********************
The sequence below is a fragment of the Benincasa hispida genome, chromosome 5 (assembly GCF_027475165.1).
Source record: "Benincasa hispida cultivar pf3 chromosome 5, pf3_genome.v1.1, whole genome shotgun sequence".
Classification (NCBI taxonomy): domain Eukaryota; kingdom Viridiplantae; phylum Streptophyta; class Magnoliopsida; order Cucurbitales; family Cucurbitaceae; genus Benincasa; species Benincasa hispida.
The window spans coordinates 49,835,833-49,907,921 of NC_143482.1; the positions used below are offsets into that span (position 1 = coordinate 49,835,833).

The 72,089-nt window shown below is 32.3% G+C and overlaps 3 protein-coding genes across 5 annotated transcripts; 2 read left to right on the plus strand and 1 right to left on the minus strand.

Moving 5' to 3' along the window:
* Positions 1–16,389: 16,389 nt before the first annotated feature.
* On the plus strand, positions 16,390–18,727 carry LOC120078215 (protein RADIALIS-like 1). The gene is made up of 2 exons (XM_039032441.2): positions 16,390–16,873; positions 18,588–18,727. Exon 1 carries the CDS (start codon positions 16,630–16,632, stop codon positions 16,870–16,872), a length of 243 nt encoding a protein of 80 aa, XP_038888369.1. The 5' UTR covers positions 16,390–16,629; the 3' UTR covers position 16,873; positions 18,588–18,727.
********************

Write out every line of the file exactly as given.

The sequence below is a fragment of the Benincasa hispida genome, chromosome 5 (assembly GCF_027475165.1).
Source record: "Benincasa hispida cultivar pf3 chromosome 5, pf3_genome.v1.1, whole genome shotgun sequence".
Classification (NCBI taxonomy): domain Eukaryota; kingdom Viridiplantae; phylum Streptophyta; class Magnoliopsida; order Cucurbitales; family Cucurbitaceae; genus Benincasa; species Benincasa hispida.
The window spans coordinates 49,835,833-49,907,921 of NC_143482.1; the positions used below are offsets into that span (position 1 = coordinate 49,835,833).

The 72,089-nt window shown below is 32.3% G+C and overlaps 3 protein-coding genes across 5 annotated transcripts; 2 read left to right on the plus strand and 1 right to left on the minus strand.

Moving 5' to 3' along the window:
* Positions 1–16,389: 16,389 nt before the first annotated feature.
* On the plus strand, positions 16,390–18,727 carry LOC120078215 (protein RADIALIS-like 1). The gene is made up of 2 exons (XM_039032441.2): positions 16,390–16,873; positions 18,588–18,727. Exon 1 carries the CDS (start codon positions 16,630–16,632, stop codon positions 16,870–16,872), a length of 243 nt encoding a protein of 80 aa, XP_038888369.1. The 5' UTR covers positions 16,390–16,629; the 3' UTR covers position 16,873; positions 18,588–18,727.